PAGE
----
“Ellie, you went outside our marriage.”
“I realize that.”
“Do you think he actually returns the feelings you have for him? He left you in an email to smoke with his friend! Is he really in Germany? Have you met him in real life?”
“Of course, he’s in Germany, and no, I haven’t met him. His smoking with his friend doesn’t matter to me. We were just having fun in the beginning.”
Ellie could see his frustration with her but she didn’t care. Despite the circumstances, she was ready to walk out. She was already mentally packing a bag to head to Susan’s. “He’s no good for you. He’s a gamer. We need to work this out.”
She just stared at her husband, shocked he didn’t see himself. “You’re a gamer. At least Ricky can put down the games and comfort me when Dad died. He’s shown me he cares, repeatedly.”
“Email him and tell him it’s over. You’re a married woman.”
Barely audible, fighting back tears, all she could reply was, “I can’t do that.”
“You love him.”
Ellie only nodded. “I told you I want out.”
“To be with him?”
“No! This was a long time coming and you know it. How many times did you threaten divorce? At least three times just this year alone! I can’t keep doing this. Ricky’s timing was off. Dad dying had nothing to do with this decision. I’ve wanted out. You were right. In June, you said you suspected I wanted out but was too scared to do it. Turns out, I’m no longer scared.”
“We can work on this.”
“No. We’ve done this for years.”
He sighed as he left the room.
When he left to put the kids to bed, Ellie sat there. She contemplated how to make her husband finally see just how unhappy she’d been. She wanted out of her marriage for a long time. Ricky entering her life as her dad left hers, at least physically, was just bad timing. It didn’t change the fact that when her eldest daughter patted her hand and said, “It’s okay Mom, just do what Dad says next time” she felt like the worst mother in the world. As hard as she worked with her students, as much as she’d accomplished professionally, Ellie would only ever show an emotionally battered and distant woman; only show the tears she tried to hide from her children, her family, her colleagues. She knew for her own sanity and self-worth, for her children’s future relationships, they all needed to be in a healthy, loving relationship.
“Is that it? Your house is empty?” Susan asked Ellie after moving in the last box to her new apartment.
“It’s just about empty. We have the junk folks picking up the last table neither of us wanted next week so I’ll empty the rest of the freezer then. He already moved all his stuff yesterday. Can you believe it? I have my own apartment for the first time in my life! Granted I’ve been here with the kids for a week, but this is my last box.”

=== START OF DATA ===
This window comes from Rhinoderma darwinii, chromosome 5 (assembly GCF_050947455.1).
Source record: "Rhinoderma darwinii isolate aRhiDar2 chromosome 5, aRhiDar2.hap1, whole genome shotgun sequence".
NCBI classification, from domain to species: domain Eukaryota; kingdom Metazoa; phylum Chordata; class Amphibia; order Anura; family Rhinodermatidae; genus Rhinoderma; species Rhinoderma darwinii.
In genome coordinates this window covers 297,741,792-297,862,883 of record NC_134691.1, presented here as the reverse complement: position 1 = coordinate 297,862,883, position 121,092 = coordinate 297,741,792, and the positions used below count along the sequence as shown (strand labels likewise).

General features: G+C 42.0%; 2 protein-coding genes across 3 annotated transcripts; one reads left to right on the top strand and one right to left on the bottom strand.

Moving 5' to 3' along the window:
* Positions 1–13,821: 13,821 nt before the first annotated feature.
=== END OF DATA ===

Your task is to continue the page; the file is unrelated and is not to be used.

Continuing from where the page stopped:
“It’s weird. You’ve been with Terrance since high school. I never thought you’d split up.”
Ellie let her jaw drop as she gaped at Susan. “What are you talking about? I told you for years he’s threatened divorce.”
“I know you’ve been unhappy for a long time, and you’ve not attended any family gatherings. Was it because of him?”
“Of course it was! He said they were a bad influence on the kids and I wasn’t strong enough to stand up to him. Obviously, I am now. I have my own place and the kids have a huge bedroom here. Our house sale is final next week, and I have a new address, a new life. Granted he’ll visit twice a week and on Saturdays, but still. I’m on my own and loving it!”
“But, I know you. You’re still going to be civil for the kids.”
“You got it,” Ellie winked at her.
Susan looked over at Ellie as if trying to figure her older sister out. “How are you and Ricky doing? Is he excited you finally moved out?”
“Absolutely! We can call any time we want now, and cam every day. He’s planning on visiting this summer.”
“August, right? When will you tell the kids about him?”
“Soon. We have to finish the divorce filing first. That’s where my comfort is. He’s been very supportive and encouraging.” Ellie knew she sounded like a lovesick fool, but she could be herself with Susan, who knew how much she and Ricky loved each other. Susan knew he was planning on moving to the United States to be with her and the kids. He asked about how school was every day. He reminded her of who had a project coming up, and what to do if her appliances in the kitchen acted up. He was eager to take on the role of stepdad, and husband. He’d already promised a ring as soon the divorce was final.
Ellie’s stepdad approved of him. Her mom had already spoken with him. Her cousin was already following him on a language app, which he’d been using to improve his already great English.
For the first time, Ellie felt truly at peace and happy in a relationship. She felt loved, respected, and desired. She started each day with a new message and ended every evening kissing him on camera. She felt her self-worth returning. Her children were thriving and adapting to their new responsibilities in their apartment.
“That’s great! Hey, where should I put this last box? The dining table?”
Ellie smiled and gestured at the floor. “No, tonight I want to celebrate my new freedom with the kids and eat at my new table. It’s a new beginning and we should start new traditions, right here on Monterey Street.”